Choreographed by Melissa Riker
Produced by Kinesis Project Dance Theatre
Off Off Broadway, Dance
Runs through 7.30.17
Ship Wavertree, docked at South Street Seaport's Pier 15
by Asya Danilova on 7.28.17
The cast of Secrets and Seawalls.
BOTTOM LINE: A revived version of Kinesis Project’s meditation on power and vulnerability takes place aboard a restored cargo ship.
Wavertree, a restored 1885 cargo ship, is the location and star of Secret and Seawalls, a show about both battery seawalls and the inner structures of the human psyche that premiered in 2015 on the beach in Fort Tilden. This summer, choreographer Melissa Riker teamed up with the South Street Seaport Museum and included Wavertree's architecture in this dance meditation about the strength of physical and mental structures that we create to keep our secrets safe.
Four dancers—Cassandra Cotta, Andrew Broaddus (stepping in for Zachary Denison), Michelle Amara Micc and Zoe Alloco—first appear in the distance, on Pier 11. Their silhouetted figures dance amongst bystanders, moving leisurely from the tip of the pier to the embankment. The ballet in the distance is accompanied by the musicians aboard: Katie Down (glass and percussion), Michael Evans (mixed percussion), and Helen Yee (violin and harmonica). The soothing music continues as the dancers join the audience on the deck, mixing with a subtle traffic hum and horns of ships passing by.
The first, more cohesive part of Secrets and Seawalls doesn’t tell much of a story but succeeds in creating an atmosphere. As the ship gently rocks on the waves, the dancers, dressed in futuristic, post-apocalyptic costumes by Asa Thornton, explore the architecture of the space through movement. From time to time you hear a whisper of one of the performers behind you, but then it fades away. The magical atmosphere created by music, sounds of the environment, and the subtle movement of the ship builds up anticipation, but is never fully realized.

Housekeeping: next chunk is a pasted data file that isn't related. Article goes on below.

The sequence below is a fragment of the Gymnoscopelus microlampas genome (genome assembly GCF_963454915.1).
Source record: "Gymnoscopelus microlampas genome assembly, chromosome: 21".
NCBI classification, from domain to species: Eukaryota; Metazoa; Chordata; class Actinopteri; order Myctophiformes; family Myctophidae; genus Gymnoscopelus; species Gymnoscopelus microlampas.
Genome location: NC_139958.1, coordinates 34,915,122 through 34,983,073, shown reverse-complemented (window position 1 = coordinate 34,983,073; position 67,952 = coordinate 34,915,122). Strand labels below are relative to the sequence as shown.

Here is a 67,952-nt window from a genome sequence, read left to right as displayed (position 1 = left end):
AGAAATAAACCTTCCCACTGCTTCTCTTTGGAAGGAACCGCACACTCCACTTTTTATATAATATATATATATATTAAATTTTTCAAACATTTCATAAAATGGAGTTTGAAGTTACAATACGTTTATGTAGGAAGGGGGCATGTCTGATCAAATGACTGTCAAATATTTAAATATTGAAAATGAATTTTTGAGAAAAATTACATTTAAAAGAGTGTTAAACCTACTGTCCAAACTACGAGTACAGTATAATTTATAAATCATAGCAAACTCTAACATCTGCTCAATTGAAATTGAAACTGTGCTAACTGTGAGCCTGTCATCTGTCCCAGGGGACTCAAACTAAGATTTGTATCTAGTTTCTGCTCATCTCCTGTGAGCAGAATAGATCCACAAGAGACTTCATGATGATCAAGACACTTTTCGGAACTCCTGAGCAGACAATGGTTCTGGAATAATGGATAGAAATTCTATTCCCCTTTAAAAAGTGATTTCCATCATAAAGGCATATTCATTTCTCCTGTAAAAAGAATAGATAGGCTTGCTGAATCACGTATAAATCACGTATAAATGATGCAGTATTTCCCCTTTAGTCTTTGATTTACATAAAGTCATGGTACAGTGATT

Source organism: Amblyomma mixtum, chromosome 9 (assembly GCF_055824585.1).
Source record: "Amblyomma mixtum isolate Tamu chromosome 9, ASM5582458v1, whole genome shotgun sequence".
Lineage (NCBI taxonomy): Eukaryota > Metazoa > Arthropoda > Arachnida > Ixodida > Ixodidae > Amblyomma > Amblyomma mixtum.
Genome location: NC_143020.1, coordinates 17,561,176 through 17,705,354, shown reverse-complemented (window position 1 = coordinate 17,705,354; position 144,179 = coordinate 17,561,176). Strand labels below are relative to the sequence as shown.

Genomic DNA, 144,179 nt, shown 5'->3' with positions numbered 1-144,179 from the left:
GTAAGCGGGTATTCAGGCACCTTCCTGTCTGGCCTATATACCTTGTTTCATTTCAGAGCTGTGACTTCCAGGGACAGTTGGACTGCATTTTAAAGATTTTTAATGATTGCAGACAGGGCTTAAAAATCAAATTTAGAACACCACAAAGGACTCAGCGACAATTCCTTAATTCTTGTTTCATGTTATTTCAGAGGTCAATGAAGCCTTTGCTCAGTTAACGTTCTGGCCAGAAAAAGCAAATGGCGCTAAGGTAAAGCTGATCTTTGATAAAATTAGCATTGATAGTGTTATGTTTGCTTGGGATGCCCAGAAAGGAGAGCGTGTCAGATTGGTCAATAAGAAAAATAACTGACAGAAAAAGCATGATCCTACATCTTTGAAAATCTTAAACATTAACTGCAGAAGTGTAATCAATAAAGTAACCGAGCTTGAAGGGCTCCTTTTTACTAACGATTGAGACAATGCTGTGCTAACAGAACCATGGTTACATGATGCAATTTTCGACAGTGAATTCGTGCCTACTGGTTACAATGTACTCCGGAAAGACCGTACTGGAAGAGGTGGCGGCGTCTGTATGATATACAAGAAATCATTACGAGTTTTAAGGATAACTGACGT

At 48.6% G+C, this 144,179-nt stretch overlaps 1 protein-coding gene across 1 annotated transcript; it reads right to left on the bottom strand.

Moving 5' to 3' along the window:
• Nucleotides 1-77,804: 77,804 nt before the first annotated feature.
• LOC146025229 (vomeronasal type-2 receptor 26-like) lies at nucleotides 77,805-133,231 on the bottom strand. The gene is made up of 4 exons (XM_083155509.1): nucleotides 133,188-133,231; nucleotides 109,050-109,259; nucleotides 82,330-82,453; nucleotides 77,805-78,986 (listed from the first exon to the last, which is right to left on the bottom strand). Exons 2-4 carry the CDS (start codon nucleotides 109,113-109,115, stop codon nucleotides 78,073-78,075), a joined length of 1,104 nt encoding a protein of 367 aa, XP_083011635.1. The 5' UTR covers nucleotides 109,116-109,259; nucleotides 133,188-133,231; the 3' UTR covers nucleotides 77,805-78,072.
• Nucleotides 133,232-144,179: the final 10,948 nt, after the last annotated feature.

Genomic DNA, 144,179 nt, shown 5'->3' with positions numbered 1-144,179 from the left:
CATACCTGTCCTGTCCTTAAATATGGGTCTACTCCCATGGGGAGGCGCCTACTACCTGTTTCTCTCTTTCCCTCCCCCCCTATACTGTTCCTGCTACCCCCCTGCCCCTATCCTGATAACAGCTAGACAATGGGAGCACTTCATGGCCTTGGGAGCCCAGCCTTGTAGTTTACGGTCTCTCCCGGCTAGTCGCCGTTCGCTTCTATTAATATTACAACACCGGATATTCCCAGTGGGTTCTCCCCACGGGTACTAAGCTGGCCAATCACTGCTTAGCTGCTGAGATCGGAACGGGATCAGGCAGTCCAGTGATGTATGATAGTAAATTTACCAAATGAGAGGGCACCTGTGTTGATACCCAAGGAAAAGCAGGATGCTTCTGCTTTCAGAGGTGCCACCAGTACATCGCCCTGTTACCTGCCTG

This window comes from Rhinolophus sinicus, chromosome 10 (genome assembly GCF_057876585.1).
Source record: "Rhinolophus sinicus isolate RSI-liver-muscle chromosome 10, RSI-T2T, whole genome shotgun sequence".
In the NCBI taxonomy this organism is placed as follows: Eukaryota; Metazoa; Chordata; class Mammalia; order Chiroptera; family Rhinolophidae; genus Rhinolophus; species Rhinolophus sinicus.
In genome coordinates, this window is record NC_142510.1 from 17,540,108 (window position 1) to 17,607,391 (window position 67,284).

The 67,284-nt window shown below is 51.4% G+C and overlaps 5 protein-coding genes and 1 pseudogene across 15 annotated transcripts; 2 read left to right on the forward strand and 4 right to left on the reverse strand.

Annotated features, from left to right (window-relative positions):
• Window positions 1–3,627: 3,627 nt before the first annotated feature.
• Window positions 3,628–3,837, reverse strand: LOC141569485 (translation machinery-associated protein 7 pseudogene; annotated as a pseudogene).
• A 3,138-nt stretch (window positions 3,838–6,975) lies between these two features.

For the second act, the audience is invited to Wavertree's upper deck and divided in four groups, a performer attached to each of them. We play a variation of a drinking game (with a chip or piece of popcorn in place of alcohol) where each person in the circle gets to say what they always wanted to do and why they never did it. Sharing food and intimate information with others creates a powerful force field, which strengthens when a dancer whispers her secret into my ear.
But the moment the connection is established, the dancers abandon their befriended audiences and start interacting with each other through some kind of free dance that is occasionally violent and comedic. They mumble and accompany their movements with sounds, at times cartoonish and at times resembling the reading of some dry official documents. The choreography seems disconnected from the interactive parts, and the rapid switch from one to another is distracting.
When making an interactive show involving sharing secrets, you have to be mindful about your audience in an almost therapeutic way. Kinesis Project happens upon a goldmine during the group experience and one-on-one dialogues, but just disturbs the surface without bringing closure. But the idea is worth developing, as it provides a head-spinning range of distances between performer and audience member. Secrets and Seawalls starts and ends with a dance you watch from a great distance, but bears little moments of intimacy in between.
(Secrets and Seawalls plays aboard the ship Wavertree, docked at Pier 15 at the South Street Seaport (across from John Street) through July 30, 2017. The running time is 70 minutes with no intermission. Remaining performance is on July 30 at 5. Tickets are $30, VIP tickets are $45 (includes pre-show tour of Wavertree and meet-and-greet with the performers after the show). For tickets visit southstreetseaportmuseum.org.)
Secrets and Seawalls is choreographed by Melissa Riker. Produced by Kinesis Project dance theatre. Costumes by Asa Thornton.
The cast is Cassandra Cotta, Andrew Broaddus (stepping in for Zachary Denison), Michelle Amara Micca, Zoe Alloco.